Phyllis Schneck – D.C.'s Top 50 Women in Tech 2015

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Phyllis Schneck

Deputy Undersecretary for Cybersecurity and Communications
Department of Homeland Security

One look at Phyllis Schneck’s list of roles and responsibilities at the Department of Homeland Security is enough to leave even a world-class athlete feeling a little winded.

As the department’s chief cybersecurity official overseeing about 2,000 employees, Schneck helps to integrate all of the organizations within the National Protection and Programs Directorate, including the Federal Protective Service, Office of Biometric Identity Management, Office of Cyber and Infrastructure Analysis, Office of Cybersecurity and Communications, and the Office of Infrastructure Protection.

Perhaps one of the most well known entities that fall directly under Schneck is the National Cybersecurity and Communications Integration Center, or NCCIC, a 24-hour cyber monitoring and incident response command center.

And there’s more. Schneck also plays a central role in developing a comprehensive cybersecurity strategy for all of the departments 22 component agencies.

“We are a busy shop,” Schneck said, only half joking.

Among her biggest priorities in 2015 is automated information sharing to help identify and stop attacks against government and private critical infrastructure networks. So far, the department has managed to get its Continuous Diagnostics and Mitigation program out to agencies in one of the most significant advancements in federal IT security.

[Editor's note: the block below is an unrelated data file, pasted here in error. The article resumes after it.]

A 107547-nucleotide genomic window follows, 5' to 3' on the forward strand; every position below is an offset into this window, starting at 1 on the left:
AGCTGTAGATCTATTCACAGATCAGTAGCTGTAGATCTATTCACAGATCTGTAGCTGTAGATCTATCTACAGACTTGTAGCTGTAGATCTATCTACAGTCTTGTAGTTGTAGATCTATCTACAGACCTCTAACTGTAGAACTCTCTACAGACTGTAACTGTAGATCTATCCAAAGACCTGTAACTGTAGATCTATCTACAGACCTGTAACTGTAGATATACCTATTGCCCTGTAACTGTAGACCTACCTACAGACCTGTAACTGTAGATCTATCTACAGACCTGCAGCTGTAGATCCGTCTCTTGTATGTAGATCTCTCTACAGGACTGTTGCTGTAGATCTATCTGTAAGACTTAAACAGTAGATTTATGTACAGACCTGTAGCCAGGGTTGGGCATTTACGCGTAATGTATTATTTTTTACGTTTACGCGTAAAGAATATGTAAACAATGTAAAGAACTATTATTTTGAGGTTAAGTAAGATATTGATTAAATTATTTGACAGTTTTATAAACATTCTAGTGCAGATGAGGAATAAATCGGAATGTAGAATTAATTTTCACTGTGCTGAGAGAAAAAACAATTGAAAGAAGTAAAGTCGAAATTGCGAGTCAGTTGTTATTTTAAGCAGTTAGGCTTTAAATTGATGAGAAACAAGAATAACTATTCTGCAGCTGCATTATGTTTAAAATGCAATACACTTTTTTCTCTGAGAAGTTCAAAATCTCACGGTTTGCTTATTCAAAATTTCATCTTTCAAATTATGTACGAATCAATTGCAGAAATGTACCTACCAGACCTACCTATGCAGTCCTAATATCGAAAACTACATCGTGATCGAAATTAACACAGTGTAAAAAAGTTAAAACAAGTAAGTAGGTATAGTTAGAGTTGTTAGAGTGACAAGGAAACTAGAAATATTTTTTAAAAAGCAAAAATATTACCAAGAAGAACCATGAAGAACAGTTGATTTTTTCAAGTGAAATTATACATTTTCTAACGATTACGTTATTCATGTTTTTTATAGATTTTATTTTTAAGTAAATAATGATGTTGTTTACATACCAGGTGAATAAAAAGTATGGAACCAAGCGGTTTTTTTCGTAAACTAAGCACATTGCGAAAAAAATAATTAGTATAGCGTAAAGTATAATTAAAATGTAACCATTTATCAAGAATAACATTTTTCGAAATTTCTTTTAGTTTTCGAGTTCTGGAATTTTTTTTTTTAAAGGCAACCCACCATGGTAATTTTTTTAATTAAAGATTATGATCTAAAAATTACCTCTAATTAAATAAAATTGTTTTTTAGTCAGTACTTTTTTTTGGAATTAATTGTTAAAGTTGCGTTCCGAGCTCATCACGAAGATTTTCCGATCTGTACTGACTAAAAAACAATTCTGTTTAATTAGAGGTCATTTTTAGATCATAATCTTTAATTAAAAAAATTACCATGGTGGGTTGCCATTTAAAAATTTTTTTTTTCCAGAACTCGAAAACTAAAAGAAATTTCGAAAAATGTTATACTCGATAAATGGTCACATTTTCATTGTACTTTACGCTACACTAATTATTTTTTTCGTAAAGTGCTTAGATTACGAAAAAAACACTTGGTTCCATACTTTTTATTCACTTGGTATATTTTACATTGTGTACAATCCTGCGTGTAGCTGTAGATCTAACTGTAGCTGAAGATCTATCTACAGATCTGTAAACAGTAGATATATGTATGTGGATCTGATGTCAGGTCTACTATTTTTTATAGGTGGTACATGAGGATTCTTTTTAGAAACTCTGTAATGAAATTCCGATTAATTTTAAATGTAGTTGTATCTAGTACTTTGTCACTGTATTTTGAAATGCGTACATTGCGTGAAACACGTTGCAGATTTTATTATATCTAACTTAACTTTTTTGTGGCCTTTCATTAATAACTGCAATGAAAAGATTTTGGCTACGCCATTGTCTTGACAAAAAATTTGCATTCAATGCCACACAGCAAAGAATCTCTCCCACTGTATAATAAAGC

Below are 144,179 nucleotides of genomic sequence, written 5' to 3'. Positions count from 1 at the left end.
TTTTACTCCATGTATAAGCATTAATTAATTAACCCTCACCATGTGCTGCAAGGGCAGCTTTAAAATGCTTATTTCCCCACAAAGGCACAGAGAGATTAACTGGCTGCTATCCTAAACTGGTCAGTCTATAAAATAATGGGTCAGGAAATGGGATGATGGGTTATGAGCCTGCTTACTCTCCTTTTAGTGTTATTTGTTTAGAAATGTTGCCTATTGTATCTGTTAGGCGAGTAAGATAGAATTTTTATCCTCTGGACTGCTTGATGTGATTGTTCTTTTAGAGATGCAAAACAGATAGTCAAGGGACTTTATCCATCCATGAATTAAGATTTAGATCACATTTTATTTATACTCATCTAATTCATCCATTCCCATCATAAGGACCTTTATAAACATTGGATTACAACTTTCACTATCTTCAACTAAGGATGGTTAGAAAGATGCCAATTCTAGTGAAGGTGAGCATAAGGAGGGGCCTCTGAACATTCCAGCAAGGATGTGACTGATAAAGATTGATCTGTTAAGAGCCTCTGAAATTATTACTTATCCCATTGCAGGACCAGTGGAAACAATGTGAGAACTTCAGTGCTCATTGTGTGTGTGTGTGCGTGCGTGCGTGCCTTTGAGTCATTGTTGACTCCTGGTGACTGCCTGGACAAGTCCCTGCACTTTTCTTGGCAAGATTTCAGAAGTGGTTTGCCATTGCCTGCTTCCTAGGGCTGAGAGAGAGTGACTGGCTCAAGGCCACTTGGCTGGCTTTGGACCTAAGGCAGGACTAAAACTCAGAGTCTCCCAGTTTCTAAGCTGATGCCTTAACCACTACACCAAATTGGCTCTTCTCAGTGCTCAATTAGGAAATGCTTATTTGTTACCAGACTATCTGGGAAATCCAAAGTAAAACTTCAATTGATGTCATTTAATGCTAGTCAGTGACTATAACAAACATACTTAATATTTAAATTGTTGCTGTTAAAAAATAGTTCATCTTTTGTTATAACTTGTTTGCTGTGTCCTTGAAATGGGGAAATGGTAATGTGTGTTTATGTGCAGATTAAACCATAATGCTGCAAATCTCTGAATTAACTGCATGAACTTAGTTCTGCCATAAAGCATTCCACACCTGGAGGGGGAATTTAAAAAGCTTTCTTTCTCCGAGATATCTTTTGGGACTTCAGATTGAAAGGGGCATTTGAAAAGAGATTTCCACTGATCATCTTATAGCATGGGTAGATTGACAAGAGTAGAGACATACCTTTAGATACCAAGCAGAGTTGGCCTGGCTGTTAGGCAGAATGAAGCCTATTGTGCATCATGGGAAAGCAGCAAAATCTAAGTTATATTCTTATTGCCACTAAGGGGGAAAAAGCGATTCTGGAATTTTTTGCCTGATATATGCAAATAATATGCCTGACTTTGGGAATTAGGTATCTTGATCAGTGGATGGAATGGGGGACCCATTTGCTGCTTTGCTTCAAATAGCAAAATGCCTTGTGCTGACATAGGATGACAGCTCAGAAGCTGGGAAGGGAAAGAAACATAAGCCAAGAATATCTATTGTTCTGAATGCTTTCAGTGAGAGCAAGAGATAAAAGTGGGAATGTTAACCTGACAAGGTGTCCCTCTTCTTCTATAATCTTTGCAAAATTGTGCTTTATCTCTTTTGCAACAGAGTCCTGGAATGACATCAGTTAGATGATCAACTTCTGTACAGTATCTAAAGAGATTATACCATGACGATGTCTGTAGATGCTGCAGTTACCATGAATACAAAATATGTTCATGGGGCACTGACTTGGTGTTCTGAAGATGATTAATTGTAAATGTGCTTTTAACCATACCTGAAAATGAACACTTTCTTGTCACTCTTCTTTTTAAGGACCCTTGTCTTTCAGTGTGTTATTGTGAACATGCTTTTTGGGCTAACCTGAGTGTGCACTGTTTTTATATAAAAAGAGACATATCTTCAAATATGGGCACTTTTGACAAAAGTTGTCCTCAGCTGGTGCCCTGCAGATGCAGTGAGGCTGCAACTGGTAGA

It’s our responsibility to help younger girls pursue the same dream that we did.

“The beauty of this is that chief information security officers won’t have to write a big book of compliance once a year,” Schneck said. “They will always have a dashboard of things that are good and bad. And we’re going to be able to take a lot of the information that we correlate in the NCCIC and put that into the dashboard for the agencies.”

So how does she manage so many responsibilities and still remain effective? According to Schneck, the secret is listening and learning from others.

“There are women in the department who I didn’t know until I got here and I’ve learned a lot just by listening to their stories,” she said. “And I would advise others to learn from other stories. And for women in my position, it’s our responsibility to help younger girls pursue the same dream that we did.”

– Dan Verton

Read the full story about this year's selection of D.C.'s Top 50 Women in Technology, and view the full list here.